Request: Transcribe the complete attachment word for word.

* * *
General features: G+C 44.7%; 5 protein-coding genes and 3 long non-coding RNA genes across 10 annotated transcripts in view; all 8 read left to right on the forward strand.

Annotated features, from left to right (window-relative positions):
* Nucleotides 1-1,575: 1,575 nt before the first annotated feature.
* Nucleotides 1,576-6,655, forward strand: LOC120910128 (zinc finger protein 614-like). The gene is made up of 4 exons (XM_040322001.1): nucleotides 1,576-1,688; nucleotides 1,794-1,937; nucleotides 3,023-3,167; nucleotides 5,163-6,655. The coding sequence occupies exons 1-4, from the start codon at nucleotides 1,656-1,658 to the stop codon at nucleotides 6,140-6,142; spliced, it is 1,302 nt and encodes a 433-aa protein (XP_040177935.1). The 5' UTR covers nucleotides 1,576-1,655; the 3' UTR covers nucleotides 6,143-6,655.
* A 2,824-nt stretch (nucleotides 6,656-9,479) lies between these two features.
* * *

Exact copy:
General features: G+C 44.7%; 5 protein-coding genes and 3 long non-coding RNA genes across 10 annotated transcripts in view; all 8 read left to right on the forward strand.

Annotated features, from left to right (window-relative positions):
* Nucleotides 1-1,575: 1,575 nt before the first annotated feature.
* Nucleotides 1,576-6,655, forward strand: LOC120910128 (zinc finger protein 614-like). The gene is made up of 4 exons (XM_040322001.1): nucleotides 1,576-1,688; nucleotides 1,794-1,937; nucleotides 3,023-3,167; nucleotides 5,163-6,655. The coding sequence occupies exons 1-4, from the start codon at nucleotides 1,656-1,658 to the stop codon at nucleotides 6,140-6,142; spliced, it is 1,302 nt and encodes a 433-aa protein (XP_040177935.1). The 5' UTR covers nucleotides 1,576-1,655; the 3' UTR covers nucleotides 6,143-6,655.
* A 2,824-nt stretch (nucleotides 6,656-9,479) lies between these two features.